If you ride a motorcycle or bicycle, it’s crucial to know California’s helmet laws.
The state has a universal helmet law for motorcycle riders, but bicycle laws can be confusing.
If you were riding a bicycle or motorcycle and were struck by a vehicle, you’ll likely want to pursue an injury claim.
However, if you were not wearing a helmet, that can affect your claim.
When you have questions about helmet law in California, contact the skilled personal injury lawyers at Weinberg Law Offices.
California Motorcycle Helmet Law
California Vehicle Code Section 27803 requires all motorcycle riders and passengers to wear a Department of Transportation (DOT) approved safety helmet.
This helmet requirement applies to motorcycles, motor-driven cycles, and motorized bicycles.
Non-DOT-compliant helmets are thinner and lack the size, strength, and ability to protect you in a collision.
California Bicycle Helmet Laws
California law says bicyclists who are 18 or older do not have to wear a bicycle helmet when riding their bike. In most situations, someone under 18 years of age must wear a helmet while on a bicycle.
The helmet must meet certain standards and be fitted and fastened if you are riding your bicycle along a:
- Public bicycle path,
- Bikeway, or
The helmet requirement also applies to someone riding in a restraining seat attached to a bicycle or someone in a trailer being towed by a bicycle.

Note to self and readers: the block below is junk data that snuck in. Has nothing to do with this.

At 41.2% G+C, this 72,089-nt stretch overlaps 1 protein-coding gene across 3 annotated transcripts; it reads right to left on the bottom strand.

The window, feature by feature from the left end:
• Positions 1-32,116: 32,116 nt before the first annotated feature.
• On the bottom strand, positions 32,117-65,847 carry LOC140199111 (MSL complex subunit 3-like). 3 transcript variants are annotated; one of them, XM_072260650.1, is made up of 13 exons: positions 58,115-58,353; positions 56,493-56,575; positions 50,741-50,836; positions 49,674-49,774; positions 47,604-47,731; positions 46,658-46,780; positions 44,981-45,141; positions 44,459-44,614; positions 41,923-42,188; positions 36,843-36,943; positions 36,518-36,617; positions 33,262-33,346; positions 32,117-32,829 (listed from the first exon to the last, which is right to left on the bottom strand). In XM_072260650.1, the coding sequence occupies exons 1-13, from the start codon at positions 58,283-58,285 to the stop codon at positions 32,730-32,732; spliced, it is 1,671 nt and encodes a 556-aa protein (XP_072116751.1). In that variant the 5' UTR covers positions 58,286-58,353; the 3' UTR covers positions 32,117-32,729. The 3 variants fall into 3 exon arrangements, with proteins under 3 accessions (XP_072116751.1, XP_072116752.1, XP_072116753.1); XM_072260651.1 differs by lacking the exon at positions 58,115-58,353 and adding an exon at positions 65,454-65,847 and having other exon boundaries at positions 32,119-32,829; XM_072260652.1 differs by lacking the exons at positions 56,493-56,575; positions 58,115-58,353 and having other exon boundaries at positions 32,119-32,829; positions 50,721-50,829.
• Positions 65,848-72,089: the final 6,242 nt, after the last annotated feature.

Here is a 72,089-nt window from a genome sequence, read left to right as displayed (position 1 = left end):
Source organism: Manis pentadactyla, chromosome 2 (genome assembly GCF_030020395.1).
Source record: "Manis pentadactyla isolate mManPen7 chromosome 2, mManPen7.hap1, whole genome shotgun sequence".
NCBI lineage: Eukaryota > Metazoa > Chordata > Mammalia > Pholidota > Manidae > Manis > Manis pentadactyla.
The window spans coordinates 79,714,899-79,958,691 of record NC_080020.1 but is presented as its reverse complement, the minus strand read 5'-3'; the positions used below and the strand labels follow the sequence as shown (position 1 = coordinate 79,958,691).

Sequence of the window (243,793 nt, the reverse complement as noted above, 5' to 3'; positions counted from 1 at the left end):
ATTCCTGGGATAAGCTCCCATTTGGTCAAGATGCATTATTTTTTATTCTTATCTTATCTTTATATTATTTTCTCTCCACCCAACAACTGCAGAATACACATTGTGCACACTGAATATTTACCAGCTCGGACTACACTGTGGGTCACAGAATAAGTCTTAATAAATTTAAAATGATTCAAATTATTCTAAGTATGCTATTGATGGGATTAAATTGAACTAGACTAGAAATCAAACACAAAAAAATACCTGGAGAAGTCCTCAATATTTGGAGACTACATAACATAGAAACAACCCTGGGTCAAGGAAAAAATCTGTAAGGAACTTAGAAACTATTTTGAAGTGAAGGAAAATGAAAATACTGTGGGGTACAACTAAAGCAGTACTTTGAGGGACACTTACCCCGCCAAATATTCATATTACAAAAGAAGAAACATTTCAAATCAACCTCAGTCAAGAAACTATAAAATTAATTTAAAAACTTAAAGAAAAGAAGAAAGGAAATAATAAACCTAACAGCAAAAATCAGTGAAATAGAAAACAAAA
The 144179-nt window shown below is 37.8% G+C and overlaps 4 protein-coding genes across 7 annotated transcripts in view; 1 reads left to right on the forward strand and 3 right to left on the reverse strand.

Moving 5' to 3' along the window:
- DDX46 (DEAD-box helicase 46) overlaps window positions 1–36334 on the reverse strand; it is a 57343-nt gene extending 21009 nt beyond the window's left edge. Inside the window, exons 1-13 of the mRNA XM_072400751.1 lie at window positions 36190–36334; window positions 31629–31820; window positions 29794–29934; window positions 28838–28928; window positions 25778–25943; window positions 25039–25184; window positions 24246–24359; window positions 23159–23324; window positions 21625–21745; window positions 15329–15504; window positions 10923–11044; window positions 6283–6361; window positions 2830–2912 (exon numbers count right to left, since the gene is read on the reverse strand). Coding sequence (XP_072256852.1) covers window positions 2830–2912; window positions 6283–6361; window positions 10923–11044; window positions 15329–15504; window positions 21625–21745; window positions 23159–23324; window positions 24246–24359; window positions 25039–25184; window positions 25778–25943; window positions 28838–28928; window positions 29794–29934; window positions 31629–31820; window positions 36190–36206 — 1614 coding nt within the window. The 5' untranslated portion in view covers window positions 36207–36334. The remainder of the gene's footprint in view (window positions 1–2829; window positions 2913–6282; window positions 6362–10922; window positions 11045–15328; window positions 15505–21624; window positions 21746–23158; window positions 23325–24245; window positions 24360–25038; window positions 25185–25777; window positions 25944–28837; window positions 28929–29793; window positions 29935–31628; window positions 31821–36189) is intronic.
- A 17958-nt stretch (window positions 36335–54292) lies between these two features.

You might be wondering why bicycle helmet laws can be confusing in California.
The issue is that while there is a statewide law, local ordinances may vary. Some parks may even have their own rules.
For example, Bidwell Park in Chico requires everyone to wear a helmet when riding off the pavement, regardless of age.
How Not Wearing a Helmet Can Impact Your Personal Injury Accident Claim
If you sustained injuries while riding your bicycle or motorcycle, you have the right to pursue a claim for damages against the responsible parties.
Not wearing a helmet can impact your potential compensation, especially if you violated the law by not wearing one.
California is a pure comparative negligence state. Pure comparative negligence means you can receive compensation from the at-fault party even if you were partially at fault for the accident.
However, your percentage of fault will reduce your potential compensation. If you should’ve had a helmet on and didn’t, the defendant’s insurance company will allege you contributed to your own injuries.
For example, the insurance company says not wearing a helmet made you 20% responsible for your injuries.
That means the maximum compensation you might receive is 80% of your total damages. Because California is a pure comparative negligence state, you can still recover damages even if you are 99% at fault.
However, maximizing your compensation requires legal assistance.
You need a skilled lawyer who understands how to show that your failure to wear a helmet did not contribute to your injuries.
Contact Weinberg Law Offices
If you need assistance pursuing compensation for injuries sustained in a motorcycle or bicycle accident, contact Weinberg Law Offices today.
We understand helmet law in California and know how to build a strong case against the defendants. We aren’t afraid to take your case to trial should it be necessary.
Don’t jeopardize your potential compensation by handling your claim without expert legal representation.
Schedule an initial consultation today to learn more about how we can help you.
Disclaimer: This content should not be construed as legal advice.